Reminds me of the story of the pizza joint in town that had one location, It was losing money for lack of awareness, they did the counter intuitive thing and opened one up on the other side of town. Crazy! Right? No, the opposite, sales in both went up and they survived.

    Mike – Former owner of Dimitri’s Pizza in a location near Lendio.

    • Mike, that’s a great story about the local pizza joint. I’d love to highlight that story for our blog, and talk about how important location is and some other tips that restaurant would have. Is that your story? Want to write a guest post about it?

      As for what we can do for businesses like these: We can help some get the right capital. We’re matching business owners with thousands of different types of loans and other financing. And we’re totally free for business owners. For Buster, capital didn’t seem to be the issue. He told us he had more financing he could pull from, but he said it just wasn’t worth it.

      • No Dan, that story was not ours, ours was the other story about a local pizza joint that didn’t make it.

        What I learned from that experience was to transition to a better business model. One that is web based, scalable, and can be run from a laptop anywhere in the world. That is what we are pursuing now, and unfortunately Lendio went the other direction to hook up the 95% main street business to lenders vs the tech 5% that are looking for Angel investors and not the traditional SBA, bank, loans.

        At least that’s what Brock said in the “story video” on your site. So, if you know any tech Angels, we’d be interested.

        Choice of business model is so important, service vs retail (Buster’s) vs web-based scalable. I’ve started all three and the last one makes the most sense based on our circumstances.

        • Mike, thanks. You’re right, we turned our focus to debt financing instead of equity. We still have good contacts with investors, however. I’d send an email to [email protected] to see what we can do for you. If not, best of luck.

  15. My girlfriend and I are finishing up college and we believe so strongly in local business that all we want in life is to start our own business and do good old fashioned hard work to be happy and feel like we’ve accomplished something. We have been processing ideas since a year and a half ago, researching pretty much everything we could get our hands on. This is all we talk about all day everyday and we are on the verge of making a physical move to start our idea. But we read things like this and are so terrified of failure and long lasting debt that keeps us from trying again if we do fail. You talk about all these taxes and regulations, and cause marketing and SBA’s, but I (being someone who is fairly intelligent and ready to start a business) am so freaked out by the state of the economy and the style of bullying that our government does. What can you offer, someone like me, in the way of advice?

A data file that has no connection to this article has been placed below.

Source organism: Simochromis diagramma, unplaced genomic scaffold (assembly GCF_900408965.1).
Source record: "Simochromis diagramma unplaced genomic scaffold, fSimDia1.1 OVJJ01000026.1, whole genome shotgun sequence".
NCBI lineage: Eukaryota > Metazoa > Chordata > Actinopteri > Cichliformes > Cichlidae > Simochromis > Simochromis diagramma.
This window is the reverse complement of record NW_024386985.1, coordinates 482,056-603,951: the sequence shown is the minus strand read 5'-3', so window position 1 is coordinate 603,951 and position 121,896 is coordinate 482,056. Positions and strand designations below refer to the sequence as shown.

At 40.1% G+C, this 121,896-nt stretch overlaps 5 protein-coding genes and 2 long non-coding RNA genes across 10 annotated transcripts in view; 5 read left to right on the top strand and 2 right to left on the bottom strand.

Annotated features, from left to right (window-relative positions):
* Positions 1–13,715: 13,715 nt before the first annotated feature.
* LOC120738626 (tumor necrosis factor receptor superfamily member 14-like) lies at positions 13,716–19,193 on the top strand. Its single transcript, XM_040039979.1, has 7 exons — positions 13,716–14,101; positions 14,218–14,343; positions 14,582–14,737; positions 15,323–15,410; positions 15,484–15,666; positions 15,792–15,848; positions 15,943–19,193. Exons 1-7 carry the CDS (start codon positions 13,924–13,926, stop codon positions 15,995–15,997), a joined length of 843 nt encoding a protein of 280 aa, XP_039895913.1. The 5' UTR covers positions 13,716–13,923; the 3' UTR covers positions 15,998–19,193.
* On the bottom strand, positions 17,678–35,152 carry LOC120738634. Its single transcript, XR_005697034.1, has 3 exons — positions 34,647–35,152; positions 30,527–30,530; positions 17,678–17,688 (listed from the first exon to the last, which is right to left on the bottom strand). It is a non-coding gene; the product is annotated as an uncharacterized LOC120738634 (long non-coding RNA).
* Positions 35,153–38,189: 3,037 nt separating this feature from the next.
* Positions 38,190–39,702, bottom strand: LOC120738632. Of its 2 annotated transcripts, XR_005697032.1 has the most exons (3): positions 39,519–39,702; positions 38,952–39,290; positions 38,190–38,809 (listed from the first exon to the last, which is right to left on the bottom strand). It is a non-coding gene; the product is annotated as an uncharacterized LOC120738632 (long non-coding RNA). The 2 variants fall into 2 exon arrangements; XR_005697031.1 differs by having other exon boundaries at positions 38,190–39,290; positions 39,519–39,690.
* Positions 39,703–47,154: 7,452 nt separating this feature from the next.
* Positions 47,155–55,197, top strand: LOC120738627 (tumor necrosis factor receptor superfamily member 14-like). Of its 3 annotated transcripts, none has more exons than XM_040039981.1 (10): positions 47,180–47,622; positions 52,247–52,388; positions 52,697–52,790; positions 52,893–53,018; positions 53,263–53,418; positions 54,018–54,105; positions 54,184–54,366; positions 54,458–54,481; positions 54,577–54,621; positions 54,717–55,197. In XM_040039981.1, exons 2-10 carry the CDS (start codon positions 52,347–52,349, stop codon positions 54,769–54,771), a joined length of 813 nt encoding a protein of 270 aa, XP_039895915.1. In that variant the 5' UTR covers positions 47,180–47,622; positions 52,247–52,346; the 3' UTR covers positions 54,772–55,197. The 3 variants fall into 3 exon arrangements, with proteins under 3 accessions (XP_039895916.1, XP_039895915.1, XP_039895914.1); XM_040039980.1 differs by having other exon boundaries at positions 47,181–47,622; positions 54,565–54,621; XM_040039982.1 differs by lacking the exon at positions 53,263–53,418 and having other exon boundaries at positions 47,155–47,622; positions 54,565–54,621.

• Brian, risk is part of entrepreneurship and the restaurant business is one of the toughest to be successful. But a strong, smart business model combined with determination, the right financing, will give you a good shot. For many entrepreneurs that I’ve interviewed, they wouldn’t have it any other way. And many business owners credit their success to early failures. In this economy, having a job doesn’t always guarantee more security either. You might like our podcast. We’ve been interviewing some serial entrepreneurs, authors and many other successful businessmen that have great advice. I’d for sure check out some of the interviews here: //

      Good luck. Let us know how the journey goes.

  16. Almost 2 years later and here I sit at 2:45am thinking about Buster Burger. I used to frequent it often, always telling anybody that would listen that they had to try Buster Burger, best in Utah. There is still a burger sized hole in my heart, have yet to find another to fill it. Losing Buster Burger was like losing a friend, I have often daydreamed about opening a burger joint and when Buster went under it felt like my hopes and dreams were dashed as well. They had a devoted following, wish more people would have gone. Here is to you, Buster Burger, we all miss you.

  17. I invested well over £100000 in a burger business in a small town in the Cotswolds, we did very well for ten years until the arrival of a well known American burger business which built a large drive through on the edge of town.
    Despite many of my regular customers saying they would remain loyal and not to worry, we eventually had to close. It cost me a small fortune in paying my staff redundancy .
    Hey but that’s life.